404 errors

Discussion in 'Python' started by Derek Fountain, Apr 27, 2004.

  1. I'm probably a bit off topic with this, but I'm not sure where else to ask.
    Hopefully someone here will know the answer.

    I'm writing a script (in Python) which reads a webpage from a user supplied
    URL using urllib.urlopen. I want to detect an error from the server. If the
    server doesn't exist, that's easy - catch the IOError. However, if the
    server exists, but the path in the URL is wrong, how do I detect the error?
    Some servers respond with a nicely formatted bit of HTML explaining the
    problem, which is fine for a human, but not for a script. Is there some
    flag or something definitive on the response which says "this is a 404
    error"?
    Derek Fountain, Apr 27, 2004
    #1
    1. Advertising

  2. Derek Fountain

    Tut Guest

    Tue, 27 Apr 2004 11:00:57 +0800, Derek Fountain wrote:

    > Some servers respond with a nicely formatted bit of HTML explaining the
    > problem, which is fine for a human, but not for a script. Is there some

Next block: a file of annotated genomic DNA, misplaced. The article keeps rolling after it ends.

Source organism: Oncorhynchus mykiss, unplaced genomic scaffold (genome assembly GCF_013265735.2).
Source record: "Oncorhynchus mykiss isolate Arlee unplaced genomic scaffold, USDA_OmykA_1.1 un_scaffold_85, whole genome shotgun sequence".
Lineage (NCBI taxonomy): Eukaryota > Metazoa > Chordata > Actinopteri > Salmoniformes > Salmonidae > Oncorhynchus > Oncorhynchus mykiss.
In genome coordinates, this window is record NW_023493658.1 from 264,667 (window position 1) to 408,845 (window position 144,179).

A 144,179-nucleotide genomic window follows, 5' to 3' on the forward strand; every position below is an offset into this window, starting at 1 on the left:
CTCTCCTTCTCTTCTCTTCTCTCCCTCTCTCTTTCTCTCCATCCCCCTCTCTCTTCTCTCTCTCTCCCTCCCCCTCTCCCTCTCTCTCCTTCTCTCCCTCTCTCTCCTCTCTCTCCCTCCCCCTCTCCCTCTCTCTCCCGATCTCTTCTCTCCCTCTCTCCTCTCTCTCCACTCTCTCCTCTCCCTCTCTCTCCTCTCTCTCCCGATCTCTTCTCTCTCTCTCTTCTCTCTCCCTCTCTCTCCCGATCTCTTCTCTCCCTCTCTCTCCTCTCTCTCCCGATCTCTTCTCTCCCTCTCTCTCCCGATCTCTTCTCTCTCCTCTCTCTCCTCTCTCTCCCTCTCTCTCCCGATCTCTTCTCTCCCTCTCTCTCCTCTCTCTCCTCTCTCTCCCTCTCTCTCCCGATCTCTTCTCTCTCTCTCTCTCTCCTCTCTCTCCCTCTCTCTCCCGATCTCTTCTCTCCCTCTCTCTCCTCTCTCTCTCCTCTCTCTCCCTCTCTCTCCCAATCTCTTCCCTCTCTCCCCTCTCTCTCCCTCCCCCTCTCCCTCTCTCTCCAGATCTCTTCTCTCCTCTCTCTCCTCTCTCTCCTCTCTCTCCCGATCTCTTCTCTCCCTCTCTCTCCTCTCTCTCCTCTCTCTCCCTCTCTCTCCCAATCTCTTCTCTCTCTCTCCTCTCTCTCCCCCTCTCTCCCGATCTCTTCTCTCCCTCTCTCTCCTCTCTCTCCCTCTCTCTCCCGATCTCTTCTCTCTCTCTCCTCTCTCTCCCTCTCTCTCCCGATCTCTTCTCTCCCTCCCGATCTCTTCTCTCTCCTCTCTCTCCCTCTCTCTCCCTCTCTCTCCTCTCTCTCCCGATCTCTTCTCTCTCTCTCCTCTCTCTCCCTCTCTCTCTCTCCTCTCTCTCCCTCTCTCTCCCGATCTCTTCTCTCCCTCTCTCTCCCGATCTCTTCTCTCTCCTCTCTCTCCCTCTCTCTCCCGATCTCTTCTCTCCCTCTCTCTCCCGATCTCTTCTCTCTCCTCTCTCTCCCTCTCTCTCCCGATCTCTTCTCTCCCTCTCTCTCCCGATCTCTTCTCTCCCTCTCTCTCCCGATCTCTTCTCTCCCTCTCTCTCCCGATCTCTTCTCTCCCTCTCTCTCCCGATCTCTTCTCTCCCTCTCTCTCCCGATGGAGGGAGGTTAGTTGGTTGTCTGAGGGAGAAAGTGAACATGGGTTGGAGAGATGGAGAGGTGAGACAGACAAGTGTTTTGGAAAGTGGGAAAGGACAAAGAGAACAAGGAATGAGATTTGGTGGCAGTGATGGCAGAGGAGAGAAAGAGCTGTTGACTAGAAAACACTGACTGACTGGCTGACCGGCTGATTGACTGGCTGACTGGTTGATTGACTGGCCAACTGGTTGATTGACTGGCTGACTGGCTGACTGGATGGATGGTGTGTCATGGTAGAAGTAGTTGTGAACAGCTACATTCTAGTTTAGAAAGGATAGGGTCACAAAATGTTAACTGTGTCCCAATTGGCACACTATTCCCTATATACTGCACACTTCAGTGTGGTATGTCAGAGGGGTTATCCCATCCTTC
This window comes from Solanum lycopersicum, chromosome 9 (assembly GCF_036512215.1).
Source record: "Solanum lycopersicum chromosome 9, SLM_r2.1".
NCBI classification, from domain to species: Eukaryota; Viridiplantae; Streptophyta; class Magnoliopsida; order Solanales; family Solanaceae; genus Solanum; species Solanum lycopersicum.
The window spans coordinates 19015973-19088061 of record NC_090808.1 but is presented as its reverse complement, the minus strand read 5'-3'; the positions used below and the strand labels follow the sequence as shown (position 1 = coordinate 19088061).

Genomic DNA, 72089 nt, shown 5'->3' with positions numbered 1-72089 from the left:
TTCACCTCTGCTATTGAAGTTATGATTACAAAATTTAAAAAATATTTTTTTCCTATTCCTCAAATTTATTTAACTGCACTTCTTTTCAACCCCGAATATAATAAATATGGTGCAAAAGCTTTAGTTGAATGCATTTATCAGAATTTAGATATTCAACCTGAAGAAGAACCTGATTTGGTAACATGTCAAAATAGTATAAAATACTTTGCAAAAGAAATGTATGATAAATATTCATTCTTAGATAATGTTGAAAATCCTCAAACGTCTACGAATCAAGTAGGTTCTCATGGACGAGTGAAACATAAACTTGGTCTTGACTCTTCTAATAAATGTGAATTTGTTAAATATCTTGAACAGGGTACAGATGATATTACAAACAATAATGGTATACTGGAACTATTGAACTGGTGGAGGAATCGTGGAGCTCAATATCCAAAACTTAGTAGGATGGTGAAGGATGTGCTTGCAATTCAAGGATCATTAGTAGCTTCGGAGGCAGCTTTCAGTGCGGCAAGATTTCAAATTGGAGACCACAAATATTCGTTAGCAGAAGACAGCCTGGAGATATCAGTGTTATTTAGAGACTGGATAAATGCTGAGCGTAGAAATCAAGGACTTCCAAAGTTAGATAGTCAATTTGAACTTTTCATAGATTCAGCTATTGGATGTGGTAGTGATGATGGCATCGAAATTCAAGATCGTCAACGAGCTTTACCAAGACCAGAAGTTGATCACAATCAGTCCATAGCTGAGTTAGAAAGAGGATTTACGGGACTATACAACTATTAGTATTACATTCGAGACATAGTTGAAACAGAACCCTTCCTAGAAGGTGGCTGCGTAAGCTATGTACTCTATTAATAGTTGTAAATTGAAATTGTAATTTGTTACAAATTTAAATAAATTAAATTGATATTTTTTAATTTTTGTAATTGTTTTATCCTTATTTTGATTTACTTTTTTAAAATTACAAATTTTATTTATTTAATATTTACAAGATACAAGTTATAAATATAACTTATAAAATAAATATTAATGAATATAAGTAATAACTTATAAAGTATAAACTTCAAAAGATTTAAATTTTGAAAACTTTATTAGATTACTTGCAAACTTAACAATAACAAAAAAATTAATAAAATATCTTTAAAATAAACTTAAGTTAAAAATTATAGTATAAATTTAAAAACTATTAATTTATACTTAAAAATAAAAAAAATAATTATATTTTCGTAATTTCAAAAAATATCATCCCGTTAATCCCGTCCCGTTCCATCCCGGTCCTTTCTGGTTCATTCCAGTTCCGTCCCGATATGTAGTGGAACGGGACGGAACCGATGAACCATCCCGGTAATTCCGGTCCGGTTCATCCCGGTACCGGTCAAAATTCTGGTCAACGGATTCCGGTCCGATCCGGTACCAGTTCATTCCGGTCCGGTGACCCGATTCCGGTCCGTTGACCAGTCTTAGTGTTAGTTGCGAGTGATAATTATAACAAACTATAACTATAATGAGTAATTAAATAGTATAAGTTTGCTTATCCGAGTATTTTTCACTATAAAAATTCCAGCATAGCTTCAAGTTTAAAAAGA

> flag or something definitive on the response which says "this is a 404
    > error"?


    Maybe catch the urllib2.HTTPError?
    Tut, Apr 27, 2004
    #2
    1. Advertising

  3. Derek Fountain

    Ivan Karajas Guest

    On Tue, 27 Apr 2004 10:46:47 +0200, Tut wrote:

    > Tue, 27 Apr 2004 11:00:57 +0800, Derek Fountain wrote:
    >
    >> Some servers respond with a nicely formatted bit of HTML explaining the
    >> problem, which is fine for a human, but not for a script. Is there some
    >> flag or something definitive on the response which says "this is a 404
    >> error"?

    >
    > Maybe catch the urllib2.HTTPError?


    This kind of answers the question. urllib will let you read whatever it
    receives, regardless of the HTTP status; you need to use urllib2 if you
    want to find out the status code when a request results in an error (any
    HTTP status beginning with a 4 or 5). This can be done like so:

    import urllib2
    try:
    asock = urllib2.urlopen("http://www.foo.com/qwerty.html")
    except urllib2.HTTPError, e:
    print e.code

    The value in urllib2.HTTPError.code comes from the first line of the web
    server's HTTP response, just before the headers begin, e.g. "HTTP/1.1 200
    OK", or "HTTP/1.1 404 Not Found".

    One thing you need to be aware of is that some web sites don't behave as
    you would expect them to; e.g. responding with a redirection rather than a
    404 error when you when you request a page that doesn't exist. In these
    cases you might still have to rely on some clever scripting.